“In my heart, I don’t ever want anyone to experience what we endured.”

Mike and Leanne Carroll

Leanne Carroll shares her husband’s painful NET journey and hopes it is more than a cautionary tale for newly diagnosed NET patients.

After Leanne lost her husband of 31 years to pancreatic neuroendocrine cancer (pNETs), she sold his most beloved possession, a Bass boat, and donated half of the proceeds to NETRF. Leanne, her son Justin and their family and friends have raised more than $35,000 in Michael’s name for NETRF. She shares their story, below.

“He was our world.”

Mike Carroll was an Air Force Veteran who loved the outdoors, fishing, and most of all, his family.

“We were his world, and he was ours,” said his wife, Leanne.

“Michael was dealing with occasional heartburn, GERD, pain in his upper chest quadrant, A-Fib, periods of constipation, flushing, sweating, etc., at times and doctors couldn’t figure out what was going on; we referred to these occurrences as his “episodes.”  After a routine colonoscopy, he had an episode, and I took him back to the doctor’s office and convinced him to do an endoscopy as well.”

“I remember thinking about Mike’s uncle who died from pancreatic cancer having had similar symptoms, so I asked the doctor if he thought maybe Mike’s pancreas was causing these episodes. That doctor was incredibly dismissive; he kind of rolled his eyes and shrugged it off with a resounding “no” as if he didn’t appreciate me trying to make suggestions or be an advocate for my husband,” said Leanne.

“Trust your gut”

In the spring of 2015, Leanne and Mike transferred to Germany for Mike’s job with the Defense Logistics Agency. “He had an extensive physical as part of the conditions for employment, and aside from some small, manageable issues, was given a clean bill of health and approved to move. Our son Justin was in college and beginning his adult life, so this was our time together – our next great adventure,” she said. 

It turns out, Leanne was right. 

“If I can offer any advice to anyone, it is to trust your gut. Listen to your intuition and speak up as many times as you can. I wish I had and didn’t let that initial doctor intimidate me; it haunts me every day,” she said. 

“Once in Germany, we’d been to the Emergency Room a number of times as Mike’s episodes continued. The radiologist who read Mike’s initial CT scan in early September, 2016, didn’t mention the mass he saw on the scan. On our final ER trip mid-September, the attending physician said the radiologist noted the mass had grown in that short amount of time and noted the cells appeared to be adenocarcinoma of the pancreas (pancreatic cancer).  No one ever told us about the mass to begin with, so we were shocked.  The attending physician suggested we go stateside for treatment.”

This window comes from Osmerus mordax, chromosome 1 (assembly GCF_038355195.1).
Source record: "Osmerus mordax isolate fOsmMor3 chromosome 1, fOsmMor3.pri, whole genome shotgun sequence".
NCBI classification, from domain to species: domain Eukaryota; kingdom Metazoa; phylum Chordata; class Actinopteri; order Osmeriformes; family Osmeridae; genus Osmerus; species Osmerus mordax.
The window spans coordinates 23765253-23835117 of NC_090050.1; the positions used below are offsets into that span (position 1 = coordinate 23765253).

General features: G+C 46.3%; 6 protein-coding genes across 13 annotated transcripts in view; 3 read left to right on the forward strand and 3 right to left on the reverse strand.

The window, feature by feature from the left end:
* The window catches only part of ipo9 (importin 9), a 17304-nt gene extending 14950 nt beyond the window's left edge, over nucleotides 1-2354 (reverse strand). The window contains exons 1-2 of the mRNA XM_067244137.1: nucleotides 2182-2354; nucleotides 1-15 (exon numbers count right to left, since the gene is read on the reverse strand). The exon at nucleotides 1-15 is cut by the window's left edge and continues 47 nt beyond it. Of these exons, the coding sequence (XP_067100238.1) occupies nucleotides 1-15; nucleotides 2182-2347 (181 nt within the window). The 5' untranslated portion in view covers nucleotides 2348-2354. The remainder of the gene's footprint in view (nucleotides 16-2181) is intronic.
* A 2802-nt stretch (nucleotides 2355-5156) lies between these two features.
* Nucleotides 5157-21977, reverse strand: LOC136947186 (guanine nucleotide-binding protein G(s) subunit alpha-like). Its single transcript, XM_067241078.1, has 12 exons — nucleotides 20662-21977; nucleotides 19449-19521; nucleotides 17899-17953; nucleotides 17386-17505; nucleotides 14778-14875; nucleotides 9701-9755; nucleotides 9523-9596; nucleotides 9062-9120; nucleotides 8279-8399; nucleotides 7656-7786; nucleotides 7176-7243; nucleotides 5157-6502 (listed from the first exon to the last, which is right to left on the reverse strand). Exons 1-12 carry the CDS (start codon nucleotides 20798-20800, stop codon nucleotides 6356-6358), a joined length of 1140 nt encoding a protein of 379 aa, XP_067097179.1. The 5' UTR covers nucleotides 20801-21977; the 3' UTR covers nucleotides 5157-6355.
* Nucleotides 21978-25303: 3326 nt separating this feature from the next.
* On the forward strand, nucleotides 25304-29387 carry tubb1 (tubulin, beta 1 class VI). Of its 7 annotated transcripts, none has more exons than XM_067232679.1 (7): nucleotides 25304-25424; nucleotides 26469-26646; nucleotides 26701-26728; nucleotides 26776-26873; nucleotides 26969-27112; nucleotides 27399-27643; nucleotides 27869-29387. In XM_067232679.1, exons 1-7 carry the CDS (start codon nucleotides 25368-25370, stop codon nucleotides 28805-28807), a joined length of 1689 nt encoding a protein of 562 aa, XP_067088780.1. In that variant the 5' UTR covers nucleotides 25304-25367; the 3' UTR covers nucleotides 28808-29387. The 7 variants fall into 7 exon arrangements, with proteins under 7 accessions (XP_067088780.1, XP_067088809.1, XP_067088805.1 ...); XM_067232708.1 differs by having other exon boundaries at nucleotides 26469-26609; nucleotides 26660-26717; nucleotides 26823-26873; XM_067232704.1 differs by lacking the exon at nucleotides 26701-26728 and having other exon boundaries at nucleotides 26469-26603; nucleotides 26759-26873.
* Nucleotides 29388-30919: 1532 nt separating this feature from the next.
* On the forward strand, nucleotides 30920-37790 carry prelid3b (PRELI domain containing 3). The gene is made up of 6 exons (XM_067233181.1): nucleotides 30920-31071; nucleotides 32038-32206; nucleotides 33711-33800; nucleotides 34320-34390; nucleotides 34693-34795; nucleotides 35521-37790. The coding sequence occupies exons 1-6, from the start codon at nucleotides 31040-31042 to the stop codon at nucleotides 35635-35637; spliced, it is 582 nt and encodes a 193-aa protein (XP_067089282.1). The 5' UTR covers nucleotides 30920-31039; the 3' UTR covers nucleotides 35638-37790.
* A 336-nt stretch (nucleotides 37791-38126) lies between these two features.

Within days, Michael and Leanne were on a C-17 med flight back to Walter Reed Army Medical Center where Mike (who at the time was 50) received a definitive diagnosis of a high-grade, poorly-differentiated pNET; he underwent a Whipple procedure to remove the tumor on his pancreas and began chemotherapy treatments shortly thereafter.

“By March 2017 the radiologist declared him cancer free. We were ecstatic.”

At his next scan, just three months later, the news was devastating. 

“The doctor called and let us know ‘the cancer is back, and it is not good. We reviewed the scan from March and can see now that the tumor was present then.’ So, this was the second time a radiologist missed his tumor,” said Leanne. 

“At this point we were still pretty much in the dark about this disease,” said Leanne. “There were no NET specialists in San Antonio (where they lived) so we ended up traveling twice a month to the Cancer Treatment Center of America in Newnan, Georgia. It was exhausting and taxing, but Mike never complained. He was so positive, strong, had so much life to look forward to and desperately wanted to beat this.” 

“One of the things I insisted he do as we made a plan to live with this diagnosis was to buy the boat he always wanted. If the universe was telling us anything, it was to live life now to the fullest. So, he did, he lived courageously, bought the boat and made so many great friends and memories fishing with his beloved Army / Air Force Bass Anglers.”

“Watching Michael over the years, I don’t know how he did it, but I know he was definitely fueled by his courage and strength; he wanted to live – he’d tell me all the time ‘I don’t want to leave you,’ and I simply couldn’t imagine my life without my Michael.”

Michael passed away in June of 2020. 

“It was the honor of my life to be his wife. Michael always put me and our family first. He was an amazing man and we were so fortunate to have spent what time we had together. Now, Justin and I will continue to honor his life and legacy by doing whatever we can to support NETRF and raise awareness about this disease, hopefully helping someone along the way.”

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